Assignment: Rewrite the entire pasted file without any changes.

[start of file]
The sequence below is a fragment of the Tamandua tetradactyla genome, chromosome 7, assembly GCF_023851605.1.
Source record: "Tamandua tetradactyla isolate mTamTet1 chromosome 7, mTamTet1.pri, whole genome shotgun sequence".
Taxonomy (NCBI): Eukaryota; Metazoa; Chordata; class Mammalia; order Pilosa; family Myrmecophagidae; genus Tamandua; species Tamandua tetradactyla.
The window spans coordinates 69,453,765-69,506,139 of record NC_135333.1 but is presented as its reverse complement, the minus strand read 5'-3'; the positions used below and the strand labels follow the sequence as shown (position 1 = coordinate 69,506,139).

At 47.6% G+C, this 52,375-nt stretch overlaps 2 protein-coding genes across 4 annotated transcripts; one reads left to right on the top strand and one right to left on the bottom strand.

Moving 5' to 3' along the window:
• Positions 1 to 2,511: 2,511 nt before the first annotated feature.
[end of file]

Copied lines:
The sequence below is a fragment of the Tamandua tetradactyla genome, chromosome 7, assembly GCF_023851605.1.
Source record: "Tamandua tetradactyla isolate mTamTet1 chromosome 7, mTamTet1.pri, whole genome shotgun sequence".
Taxonomy (NCBI): Eukaryota; Metazoa; Chordata; class Mammalia; order Pilosa; family Myrmecophagidae; genus Tamandua; species Tamandua tetradactyla.
The window spans coordinates 69,453,765-69,506,139 of record NC_135333.1 but is presented as its reverse complement, the minus strand read 5'-3'; the positions used below and the strand labels follow the sequence as shown (position 1 = coordinate 69,506,139).

At 47.6% G+C, this 52,375-nt stretch overlaps 2 protein-coding genes across 4 annotated transcripts; one reads left to right on the top strand and one right to left on the bottom strand.

Moving 5' to 3' along the window:
• Positions 1 to 2,511: 2,511 nt before the first annotated feature.